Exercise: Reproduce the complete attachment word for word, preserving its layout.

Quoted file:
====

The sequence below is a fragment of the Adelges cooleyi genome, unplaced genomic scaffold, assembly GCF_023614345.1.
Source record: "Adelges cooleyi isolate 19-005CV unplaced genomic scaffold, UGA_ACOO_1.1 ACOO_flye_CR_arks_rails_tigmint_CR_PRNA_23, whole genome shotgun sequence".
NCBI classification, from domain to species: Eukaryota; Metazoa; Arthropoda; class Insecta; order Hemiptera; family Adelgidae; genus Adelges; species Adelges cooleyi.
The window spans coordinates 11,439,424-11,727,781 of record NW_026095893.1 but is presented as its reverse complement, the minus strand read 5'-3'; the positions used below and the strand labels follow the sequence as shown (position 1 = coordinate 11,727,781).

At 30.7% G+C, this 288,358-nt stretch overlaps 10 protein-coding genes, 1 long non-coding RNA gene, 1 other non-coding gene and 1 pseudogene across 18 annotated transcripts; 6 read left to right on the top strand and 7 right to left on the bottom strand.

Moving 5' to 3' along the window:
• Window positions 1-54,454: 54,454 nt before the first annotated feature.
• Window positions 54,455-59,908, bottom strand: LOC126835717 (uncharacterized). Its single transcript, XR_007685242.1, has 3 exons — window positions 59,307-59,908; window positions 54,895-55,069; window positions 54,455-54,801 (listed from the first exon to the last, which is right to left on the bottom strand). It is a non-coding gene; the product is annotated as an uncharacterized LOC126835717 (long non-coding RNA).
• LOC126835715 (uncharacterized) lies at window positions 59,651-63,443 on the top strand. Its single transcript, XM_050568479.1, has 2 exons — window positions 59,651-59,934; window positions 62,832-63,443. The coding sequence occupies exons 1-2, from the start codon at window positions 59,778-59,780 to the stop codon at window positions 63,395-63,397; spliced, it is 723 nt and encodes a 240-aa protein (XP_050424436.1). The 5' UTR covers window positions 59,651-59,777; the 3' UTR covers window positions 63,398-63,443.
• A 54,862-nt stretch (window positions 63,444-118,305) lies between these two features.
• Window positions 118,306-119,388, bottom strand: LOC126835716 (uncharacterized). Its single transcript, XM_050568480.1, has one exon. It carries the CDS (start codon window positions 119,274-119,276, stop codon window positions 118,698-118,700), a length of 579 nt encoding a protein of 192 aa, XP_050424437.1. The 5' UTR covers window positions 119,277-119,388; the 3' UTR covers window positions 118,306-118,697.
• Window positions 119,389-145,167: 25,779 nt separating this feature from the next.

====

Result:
The sequence below is a fragment of the Adelges cooleyi genome, unplaced genomic scaffold, assembly GCF_023614345.1.
Source record: "Adelges cooleyi isolate 19-005CV unplaced genomic scaffold, UGA_ACOO_1.1 ACOO_flye_CR_arks_rails_tigmint_CR_PRNA_23, whole genome shotgun sequence".
NCBI classification, from domain to species: Eukaryota; Metazoa; Arthropoda; class Insecta; order Hemiptera; family Adelgidae; genus Adelges; species Adelges cooleyi.
The window spans coordinates 11,439,424-11,727,781 of record NW_026095893.1 but is presented as its reverse complement, the minus strand read 5'-3'; the positions used below and the strand labels follow the sequence as shown (position 1 = coordinate 11,727,781).

At 30.7% G+C, this 288,358-nt stretch overlaps 10 protein-coding genes, 1 long non-coding RNA gene, 1 other non-coding gene and 1 pseudogene across 18 annotated transcripts; 6 read left to right on the top strand and 7 right to left on the bottom strand.

Moving 5' to 3' along the window:
• Window positions 1-54,454: 54,454 nt before the first annotated feature.
• Window positions 54,455-59,908, bottom strand: LOC126835717 (uncharacterized). Its single transcript, XR_007685242.1, has 3 exons — window positions 59,307-59,908; window positions 54,895-55,069; window positions 54,455-54,801 (listed from the first exon to the last, which is right to left on the bottom strand). It is a non-coding gene; the product is annotated as an uncharacterized LOC126835717 (long non-coding RNA).
• LOC126835715 (uncharacterized) lies at window positions 59,651-63,443 on the top strand. Its single transcript, XM_050568479.1, has 2 exons — window positions 59,651-59,934; window positions 62,832-63,443. The coding sequence occupies exons 1-2, from the start codon at window positions 59,778-59,780 to the stop codon at window positions 63,395-63,397; spliced, it is 723 nt and encodes a 240-aa protein (XP_050424436.1). The 5' UTR covers window positions 59,651-59,777; the 3' UTR covers window positions 63,398-63,443.
• A 54,862-nt stretch (window positions 63,444-118,305) lies between these two features.
• Window positions 118,306-119,388, bottom strand: LOC126835716 (uncharacterized). Its single transcript, XM_050568480.1, has one exon. It carries the CDS (start codon window positions 119,274-119,276, stop codon window positions 118,698-118,700), a length of 579 nt encoding a protein of 192 aa, XP_050424437.1. The 5' UTR covers window positions 119,277-119,388; the 3' UTR covers window positions 118,306-118,697.
• Window positions 119,389-145,167: 25,779 nt separating this feature from the next.